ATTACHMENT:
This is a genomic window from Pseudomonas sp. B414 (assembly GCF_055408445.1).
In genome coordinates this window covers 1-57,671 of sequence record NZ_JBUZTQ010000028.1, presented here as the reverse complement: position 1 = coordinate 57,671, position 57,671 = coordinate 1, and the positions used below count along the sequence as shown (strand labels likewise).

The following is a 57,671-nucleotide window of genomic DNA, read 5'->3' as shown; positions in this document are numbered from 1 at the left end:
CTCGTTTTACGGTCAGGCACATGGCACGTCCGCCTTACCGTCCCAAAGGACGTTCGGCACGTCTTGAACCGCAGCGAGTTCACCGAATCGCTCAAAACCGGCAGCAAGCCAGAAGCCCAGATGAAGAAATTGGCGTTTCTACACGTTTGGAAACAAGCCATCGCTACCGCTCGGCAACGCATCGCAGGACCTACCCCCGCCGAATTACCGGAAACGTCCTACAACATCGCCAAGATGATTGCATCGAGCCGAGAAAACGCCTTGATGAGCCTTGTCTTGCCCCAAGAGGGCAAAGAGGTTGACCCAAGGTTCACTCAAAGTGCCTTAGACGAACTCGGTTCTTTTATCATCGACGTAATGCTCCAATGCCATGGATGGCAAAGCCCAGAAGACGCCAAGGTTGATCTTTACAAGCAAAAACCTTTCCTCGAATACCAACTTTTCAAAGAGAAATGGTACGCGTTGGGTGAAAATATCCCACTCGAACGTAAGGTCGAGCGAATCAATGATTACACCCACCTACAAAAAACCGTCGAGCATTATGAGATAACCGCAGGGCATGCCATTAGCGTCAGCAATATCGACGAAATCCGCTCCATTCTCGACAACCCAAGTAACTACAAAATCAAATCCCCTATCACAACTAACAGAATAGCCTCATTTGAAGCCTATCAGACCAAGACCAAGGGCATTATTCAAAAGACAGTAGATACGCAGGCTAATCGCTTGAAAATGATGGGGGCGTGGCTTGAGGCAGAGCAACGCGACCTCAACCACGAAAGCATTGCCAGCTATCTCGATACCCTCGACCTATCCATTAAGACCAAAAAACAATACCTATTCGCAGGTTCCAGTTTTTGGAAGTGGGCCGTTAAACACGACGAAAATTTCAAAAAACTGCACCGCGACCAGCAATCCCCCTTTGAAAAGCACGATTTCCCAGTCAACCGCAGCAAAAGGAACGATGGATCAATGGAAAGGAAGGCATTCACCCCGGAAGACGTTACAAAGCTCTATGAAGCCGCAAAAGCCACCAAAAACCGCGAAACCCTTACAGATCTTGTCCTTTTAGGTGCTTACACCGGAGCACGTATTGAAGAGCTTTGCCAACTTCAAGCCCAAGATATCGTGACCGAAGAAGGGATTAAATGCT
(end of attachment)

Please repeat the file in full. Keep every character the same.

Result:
This is a genomic window from Pseudomonas sp. B414 (assembly GCF_055408445.1).
In genome coordinates this window covers 1-57,671 of sequence record NZ_JBUZTQ010000028.1, presented here as the reverse complement: position 1 = coordinate 57,671, position 57,671 = coordinate 1, and the positions used below count along the sequence as shown (strand labels likewise).

The following is a 57,671-nucleotide window of genomic DNA, read 5'->3' as shown; positions in this document are numbered from 1 at the left end:
CTCGTTTTACGGTCAGGCACATGGCACGTCCGCCTTACCGTCCCAAAGGACGTTCGGCACGTCTTGAACCGCAGCGAGTTCACCGAATCGCTCAAAACCGGCAGCAAGCCAGAAGCCCAGATGAAGAAATTGGCGTTTCTACACGTTTGGAAACAAGCCATCGCTACCGCTCGGCAACGCATCGCAGGACCTACCCCCGCCGAATTACCGGAAACGTCCTACAACATCGCCAAGATGATTGCATCGAGCCGAGAAAACGCCTTGATGAGCCTTGTCTTGCCCCAAGAGGGCAAAGAGGTTGACCCAAGGTTCACTCAAAGTGCCTTAGACGAACTCGGTTCTTTTATCATCGACGTAATGCTCCAATGCCATGGATGGCAAAGCCCAGAAGACGCCAAGGTTGATCTTTACAAGCAAAAACCTTTCCTCGAATACCAACTTTTCAAAGAGAAATGGTACGCGTTGGGTGAAAATATCCCACTCGAACGTAAGGTCGAGCGAATCAATGATTACACCCACCTACAAAAAACCGTCGAGCATTATGAGATAACCGCAGGGCATGCCATTAGCGTCAGCAATATCGACGAAATCCGCTCCATTCTCGACAACCCAAGTAACTACAAAATCAAATCCCCTATCACAACTAACAGAATAGCCTCATTTGAAGCCTATCAGACCAAGACCAAGGGCATTATTCAAAAGACAGTAGATACGCAGGCTAATCGCTTGAAAATGATGGGGGCGTGGCTTGAGGCAGAGCAACGCGACCTCAACCACGAAAGCATTGCCAGCTATCTCGATACCCTCGACCTATCCATTAAGACCAAAAAACAATACCTATTCGCAGGTTCCAGTTTTTGGAAGTGGGCCGTTAAACACGACGAAAATTTCAAAAAACTGCACCGCGACCAGCAATCCCCCTTTGAAAAGCACGATTTCCCAGTCAACCGCAGCAAAAGGAACGATGGATCAATGGAAAGGAAGGCATTCACCCCGGAAGACGTTACAAAGCTCTATGAAGCCGCAAAAGCCACCAAAAACCGCGAAACCCTTACAGATCTTGTCCTTTTAGGTGCTTACACCGGAGCACGTATTGAAGAGCTTTGCCAACTTCAAGCCCAAGATATCGTGACCGAAGAAGGGATTAAATGCT